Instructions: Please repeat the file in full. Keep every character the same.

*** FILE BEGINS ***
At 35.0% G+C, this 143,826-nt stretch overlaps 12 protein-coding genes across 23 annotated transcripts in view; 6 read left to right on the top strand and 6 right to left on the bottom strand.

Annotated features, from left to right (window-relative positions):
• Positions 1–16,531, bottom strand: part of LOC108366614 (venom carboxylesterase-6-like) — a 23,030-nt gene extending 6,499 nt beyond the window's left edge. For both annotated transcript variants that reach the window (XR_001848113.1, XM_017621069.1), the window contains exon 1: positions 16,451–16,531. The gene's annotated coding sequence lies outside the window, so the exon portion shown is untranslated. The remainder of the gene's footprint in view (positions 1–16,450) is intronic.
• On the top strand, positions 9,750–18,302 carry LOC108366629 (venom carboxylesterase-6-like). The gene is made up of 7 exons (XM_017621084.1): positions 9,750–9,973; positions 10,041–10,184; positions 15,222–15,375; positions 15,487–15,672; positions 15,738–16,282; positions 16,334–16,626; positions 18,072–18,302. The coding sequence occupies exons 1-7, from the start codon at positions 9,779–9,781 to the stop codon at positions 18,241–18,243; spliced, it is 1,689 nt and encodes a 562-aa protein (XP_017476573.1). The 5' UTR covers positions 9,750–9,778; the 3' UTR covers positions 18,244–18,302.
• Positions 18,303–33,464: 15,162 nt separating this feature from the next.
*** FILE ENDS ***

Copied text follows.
At 35.0% G+C, this 143,826-nt stretch overlaps 12 protein-coding genes across 23 annotated transcripts in view; 6 read left to right on the top strand and 6 right to left on the bottom strand.

Annotated features, from left to right (window-relative positions):
• Positions 1–16,531, bottom strand: part of LOC108366614 (venom carboxylesterase-6-like) — a 23,030-nt gene extending 6,499 nt beyond the window's left edge. For both annotated transcript variants that reach the window (XR_001848113.1, XM_017621069.1), the window contains exon 1: positions 16,451–16,531. The gene's annotated coding sequence lies outside the window, so the exon portion shown is untranslated. The remainder of the gene's footprint in view (positions 1–16,450) is intronic.
• On the top strand, positions 9,750–18,302 carry LOC108366629 (venom carboxylesterase-6-like). The gene is made up of 7 exons (XM_017621084.1): positions 9,750–9,973; positions 10,041–10,184; positions 15,222–15,375; positions 15,487–15,672; positions 15,738–16,282; positions 16,334–16,626; positions 18,072–18,302. The coding sequence occupies exons 1-7, from the start codon at positions 9,779–9,781 to the stop codon at positions 18,241–18,243; spliced, it is 1,689 nt and encodes a 562-aa protein (XP_017476573.1). The 5' UTR covers positions 9,750–9,778; the 3' UTR covers positions 18,244–18,302.
• Positions 18,303–33,464: 15,162 nt separating this feature from the next.